Beyond the toddy 

Winter drinks used to be big. This winter in Rochester, they still are.

The 1971 edition of Playboy's Bar Guide devotes an entire chapter to cold-weather tipples. "Nowadays any cool evening in the fall or winter is reason enough for filling the cups to the brim with grogs and nogs," it says. Twenty-seven individual cocktails follow, from the Blue Blazer to the Sherried Scotch.


But today, cocktail culture has shifted its focus to more summery fare. Classics like the daiquiri and margarita are undergoing a revival, and even the mid-century tiki boom is opening its tiny umbrella once again. Several area bars, however, have in true Rochester fashion dug into the snow and come up with offerings celebrating the current climate.

At Cure, bartender and caretaker Donny Clutterbuck said the demand for hot toddies rose as temperatures fell. But there was a problem.

"There was no ideological intent behind it. There was no motivation," he said, comparing it to a pork sandwich versus a bánh mì. The toddy is simple: bourbon, lemon, honey, water, heat. For his motivation, Clutterbuck turned to the Tom and Jerry.

"It's a midwestern holiday cocktail," he said. "Since Buffalo is the gateway to the Midwest, it's been a pretty regular part of my growing up in the booze industry. I've never seen one in Rochester."

This hot cocktail begins with literal cake batter – whole eggs, sugar, vanilla, and a little rum – plus several spirits, almond, and coconut milk. All of this, Clutterbuck says, makes something better than the sum of those parts.

"It reminds me of drinking the milk in the bottom of the best oatmeal you've ever had," he said.

The cocktail will be available until at Cure in the Rochester Public Market as long as the weather holds.

Somewhat more fleeting are the current wintertime offerings at The Lost Borough Brewing Co. "Being as small as we are, we can be really fluid with the weather," said founder and brewer Dan Western. The four-year-old Atlantic Avenue operation brews on a timetable of just a few weeks, meaning supply shifts with the temperature.

"This winter has been –  knock on wood – pretty mild for us so far," said Western. But that hasn't stopped him from brewing a few winter selections that will be on tap for at least another month.

Gingerbread Ale has been a crowd favorite since Lost Borough opened its doors, he said. He adds ginger spice to brown ale, with a particular grain to add a bready note. "It tastes and smells like gingerbread in a glass," he said. Lost Borough's Russian Imperial Stout, a 12.2 percent ABV behemoth is also available for a few more weeks. Western ages it for more than a year, four months of it in Woodford Reserve barrels. The result, he said, is a thick mouthfeel with touches of coffee, oak, and vanilla.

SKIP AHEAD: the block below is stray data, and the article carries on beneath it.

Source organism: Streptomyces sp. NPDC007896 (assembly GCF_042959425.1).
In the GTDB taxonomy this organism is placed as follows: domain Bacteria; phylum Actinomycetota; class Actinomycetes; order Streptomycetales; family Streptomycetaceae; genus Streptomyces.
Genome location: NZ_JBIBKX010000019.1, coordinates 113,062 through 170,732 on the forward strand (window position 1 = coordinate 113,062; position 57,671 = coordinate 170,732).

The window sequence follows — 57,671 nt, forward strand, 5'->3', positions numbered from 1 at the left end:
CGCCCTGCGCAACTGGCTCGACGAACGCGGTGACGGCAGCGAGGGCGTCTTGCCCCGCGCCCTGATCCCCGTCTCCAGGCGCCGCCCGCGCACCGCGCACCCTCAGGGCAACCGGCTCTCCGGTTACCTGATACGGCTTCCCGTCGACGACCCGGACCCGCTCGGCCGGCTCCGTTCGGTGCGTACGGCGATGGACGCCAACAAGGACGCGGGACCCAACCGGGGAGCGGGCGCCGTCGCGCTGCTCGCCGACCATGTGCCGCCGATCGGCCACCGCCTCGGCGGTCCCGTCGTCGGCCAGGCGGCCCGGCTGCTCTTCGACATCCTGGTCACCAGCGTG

Even though these particular beers may not last the winter, Western already has his next one planned: a winter wheat beer, as yet unnamed, featuring notes of clove, banana, and coriander.

"It comes right down to balance and flavor profile," Western said of his wintertime creations, adding that he finds a lot of winter specials overly spiced. "It's like, am I drinking beer or am I drinking potpourri?" he said. The winter wheat will be light in body, possibly served with an orange slice, he said, and should be coming in late January.

Another establishment stepping away from the bleak midwinter menu is Next Door by Wegmans, on Monroe Avenue in Pittsford. Restaurant Manager Luis Florez said he and the bar staff spent two months developing the winter season cocktail menu.

"This generation is being very adventurous, which allows us to play around with ingredients a little bit more than five or ten years ago," he said.

That sense of adventure, as well as proximity to the Next Door kitchen and Wegmans vendors, allowed Florez and his team to include a diversity of ingredients rarely seen in winter. For example, yuzu citrus juice is a key factor in the Winter Elixir, which is topped with a molded ice semisphere, mint sprig, and blackberry, with a snowfall of powdered sugar.

"People now are looking for something more complex," Florez said. "Keep my senses in as many directions as you can with that glass you're putting in front of me."


Some of those directions are new takes on old classics. The Espresso Negroni features vermouth infused with espresso beans and a topping of coconut and Kerrygold whipped cream.

These cocktails, like all the aforementioned seasonal drinks, seem to align on a singular purpose.

"You want to make people happy," said Florez. "You want them to talk about your place. You want them to say, 'Oh my god, this smells like pine trees.'"

And though these menus may not be exactly evergreen, they'll be here for Rochesterians to quench their thirst and banish their chill, by filling cups to the brim like it's 1971.

Also this winter

Other bars around the city also feature wintertime offerings. Living Roots Wine & Co. is intermittently mulling some of its 2016 Finger Lakes Cabernet Franc and combining it with citrus and spices for a local take on a classic seasonal favorite. Co-founder Colleen Hardy said the mulled wine pairs perfectly with the snow globe-esque atmosphere of the University Avenue tasting room during the winter. And though it's not on the regular menu, she said, its availability will be announced on Living Roots' social media.

The Spirit Room also has a full wintertime cocktail menu in addition to its regular array of craft cocktails, and The Old Toad is featuring mead as a seasonal special throughout the winter.

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